Émile Auguste Reiber: Champion of Mid-19th Century Japonisme

Wed, Feb 28, 2018 at 3:10PM

By Ruth Grim, Chief Curator and Gary R. Libby Curator of Art


Émile Auguste Reiber, French (1826-1893), Design for a Jardiniére, 1872

One of the highlights of the exhibition, Attention to Detail: Architectural Arts and Design in the Collection on display beginning January 13 in the Karshan Center of Graphic Art, is a group of design drawings Émile Auguste Reiber (1826-1893). Reiber was born in the northeastern Alsace region of France close to Germany and Switzerland but made a name for himself in Paris designing decorative arts for the prominent Christofle design studio beginning in the 1860s. 

The highly-detailed, full-color drawings of Jardinieres (ornamental pots for growing plants), vases, cachepots, and other decorative arts on brown drafting paper in the MOAS collection are a real treasure trove of original drawings by this master of mid-19th century Japonisme. In fact, the collection may be one-of-a-kind as design drawings of this type were in past centuries thought of as merely preliminary steps necessary for the production of utilitarian decorative arts and have only in recent decades come to be looked upon as works of art in-and-of themselves. Many a beautiful, painstakingly rendered design drawing for an expensive vase, dinnerware set, candelabra, mirror, etc. has been discarded in years past once the objects were realized. Moreover, the artists who created these fine drawings were often only considered "artisans," a class below fine artists. Many never even signed their drawings. In this, Reiber is somewhat unique in that his drawings usually contained his very Japoniste cipher which can be seen at the bottom in between the two vases pictured below. 


Émile Auguste Reiber, French (1826-1893), Design for Urns, 1872

The rage for all things Japanese in Europe was prompted by the reopening of trade with the west in 1853 after the famous American, Commodore Matthew Perry, led his four ships into the harbor at Tokyo Bay to re-establish for the first time over 200 years regular trade and discourse. Soon Europeans were exposed to the full wealth of Japanese style in kimonos, silks, fans, lacquers, bronzes, and small replicas of Japanese architecture such as decorative pagodas. In addition, Japanese woodblock ukiyo-e prints were readily available and the trajectory of European art was forever altered. Giants of European and American artists such as Henri de Toulouse-Lautrec, Edgar Degas, Claude Monet, Mary Cassatt, and James Whistler - to name only a handful - quickly absorbed the bright color palette, unique perspective and composition and, above all, the use of negative space in works by Japanese woodblock artists. Some of the most famous works by late 19th Century masters of Western art were heavily influenced by the Japanese style and aesthetic, and this phenomenon lasted into the early 20th century, becoming a major factor in movements such as Art Deco.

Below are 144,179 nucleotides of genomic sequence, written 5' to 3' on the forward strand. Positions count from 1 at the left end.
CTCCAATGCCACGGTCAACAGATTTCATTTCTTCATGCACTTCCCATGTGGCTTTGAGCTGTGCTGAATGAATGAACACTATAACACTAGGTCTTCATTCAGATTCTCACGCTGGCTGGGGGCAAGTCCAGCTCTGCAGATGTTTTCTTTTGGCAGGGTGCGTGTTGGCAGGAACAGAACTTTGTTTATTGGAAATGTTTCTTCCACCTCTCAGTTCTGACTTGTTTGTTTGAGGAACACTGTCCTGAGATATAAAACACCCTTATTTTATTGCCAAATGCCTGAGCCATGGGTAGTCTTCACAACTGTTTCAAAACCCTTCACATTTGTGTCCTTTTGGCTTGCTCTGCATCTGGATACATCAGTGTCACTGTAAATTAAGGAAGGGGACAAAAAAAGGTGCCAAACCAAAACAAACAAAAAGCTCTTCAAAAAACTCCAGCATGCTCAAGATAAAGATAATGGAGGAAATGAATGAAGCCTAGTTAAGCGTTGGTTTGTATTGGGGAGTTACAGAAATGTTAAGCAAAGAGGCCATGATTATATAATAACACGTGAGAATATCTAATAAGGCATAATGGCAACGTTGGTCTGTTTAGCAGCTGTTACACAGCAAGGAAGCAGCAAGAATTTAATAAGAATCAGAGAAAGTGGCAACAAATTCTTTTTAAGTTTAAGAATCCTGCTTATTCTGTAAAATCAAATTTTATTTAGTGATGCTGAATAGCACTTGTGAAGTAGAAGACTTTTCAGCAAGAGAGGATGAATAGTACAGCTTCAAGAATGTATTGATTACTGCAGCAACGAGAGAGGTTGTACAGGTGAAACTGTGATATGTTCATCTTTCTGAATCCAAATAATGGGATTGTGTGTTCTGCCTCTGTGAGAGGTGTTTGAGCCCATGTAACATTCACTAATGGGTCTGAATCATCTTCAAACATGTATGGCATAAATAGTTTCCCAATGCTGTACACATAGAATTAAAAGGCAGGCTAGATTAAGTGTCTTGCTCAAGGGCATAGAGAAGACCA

Henri de Toulouse-Lautrec (French, 1864-1901), Divan Japonais, 1892-1893)

As is often the case with designers, Reiber began by studying architecture in Paris at the age of 21 and 1847. Three years later, he was awarded the Grand Prix. Soon, he became involved with industrial design and founded an influential periodical L'Art Pour Tous with the ceramicist, Theodore Deck (1821-91). By the early 1860s, he joined the Christofle design studio and was its head designer by the end of the decade. Specializing in Japanese metalwork, he mastered the arts of cloisonné and mokume (mixed metal objects) to such a degree that his works were often confused with true Japanese works. 


Émile Auguste Reiber, French (1826-1893), Albums Reiber - Bibliotheque portative des Arts du Dessin 1877,
Paris, Ateliers du Musee - Reiber, 54 R. Vavin

In efforts to advance the Japoniste style, Reiber also published a style book titled, Albums-Reiber that is a fascinating object in its own right. Inside, he included prints of all manner of Japanese types of art objects and their settings with anecdotes and bits of Japanese folklore, etc. to provide the proper inspiration and insight into this foreign culture. "Style books" of this type are a thing of the past as technology has long since passed up the need to transfer knowledge like this in small book form. Nevertheless, the charmingly modest little Albums-Reiber exists to remind us that, in so many ways, methods to produce art and decorative arts have dramatically changed in the past century and a half. Similarly, the beautiful works by Émile Auguste Reiber in this exhibition remind us that immense talent and countless hours are behind the many varied decorative arts traditions of the past. We can count ourselves very lucky that some of the evidence of that has survived in the MOAS collection. 

Attention to Detail: Architectural Arts and Design from the Collection is on display through April 15, 2018 in the Karshan Center of Graphic Art. 


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